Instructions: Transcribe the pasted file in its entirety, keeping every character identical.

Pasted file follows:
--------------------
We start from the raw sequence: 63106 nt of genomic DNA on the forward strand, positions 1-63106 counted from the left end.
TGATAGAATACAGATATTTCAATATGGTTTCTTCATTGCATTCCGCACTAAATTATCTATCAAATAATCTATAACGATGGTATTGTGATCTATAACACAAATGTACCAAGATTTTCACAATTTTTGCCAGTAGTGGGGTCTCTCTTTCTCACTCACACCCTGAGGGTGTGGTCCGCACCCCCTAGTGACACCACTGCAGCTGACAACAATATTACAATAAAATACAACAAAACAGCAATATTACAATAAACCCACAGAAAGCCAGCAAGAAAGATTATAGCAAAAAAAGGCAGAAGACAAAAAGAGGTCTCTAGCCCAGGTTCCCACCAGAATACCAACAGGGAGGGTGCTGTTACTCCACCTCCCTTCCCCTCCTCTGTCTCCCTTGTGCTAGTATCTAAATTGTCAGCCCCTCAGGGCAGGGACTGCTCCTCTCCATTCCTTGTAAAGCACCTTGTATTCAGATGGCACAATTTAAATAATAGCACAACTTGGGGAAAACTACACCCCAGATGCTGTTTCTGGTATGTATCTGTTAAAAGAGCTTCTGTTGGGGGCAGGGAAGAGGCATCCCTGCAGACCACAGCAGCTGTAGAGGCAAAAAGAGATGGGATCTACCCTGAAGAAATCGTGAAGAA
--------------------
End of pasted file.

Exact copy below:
We start from the raw sequence: 63106 nt of genomic DNA on the forward strand, positions 1-63106 counted from the left end.
TGATAGAATACAGATATTTCAATATGGTTTCTTCATTGCATTCCGCACTAAATTATCTATCAAATAATCTATAACGATGGTATTGTGATCTATAACACAAATGTACCAAGATTTTCACAATTTTTGCCAGTAGTGGGGTCTCTCTTTCTCACTCACACCCTGAGGGTGTGGTCCGCACCCCCTAGTGACACCACTGCAGCTGACAACAATATTACAATAAAATACAACAAAACAGCAATATTACAATAAACCCACAGAAAGCCAGCAAGAAAGATTATAGCAAAAAAAGGCAGAAGACAAAAAGAGGTCTCTAGCCCAGGTTCCCACCAGAATACCAACAGGGAGGGTGCTGTTACTCCACCTCCCTTCCCCTCCTCTGTCTCCCTTGTGCTAGTATCTAAATTGTCAGCCCCTCAGGGCAGGGACTGCTCCTCTCCATTCCTTGTAAAGCACCTTGTATTCAGATGGCACAATTTAAATAATAGCACAACTTGGGGAAAACTACACCCCAGATGCTGTTTCTGGTATGTATCTGTTAAAAGAGCTTCTGTTGGGGGCAGGGAAGAGGCATCCCTGCAGACCACAGCAGCTGTAGAGGCAAAAAGAGATGGGATCTACCCTGAAGAAATCGTGAAGAA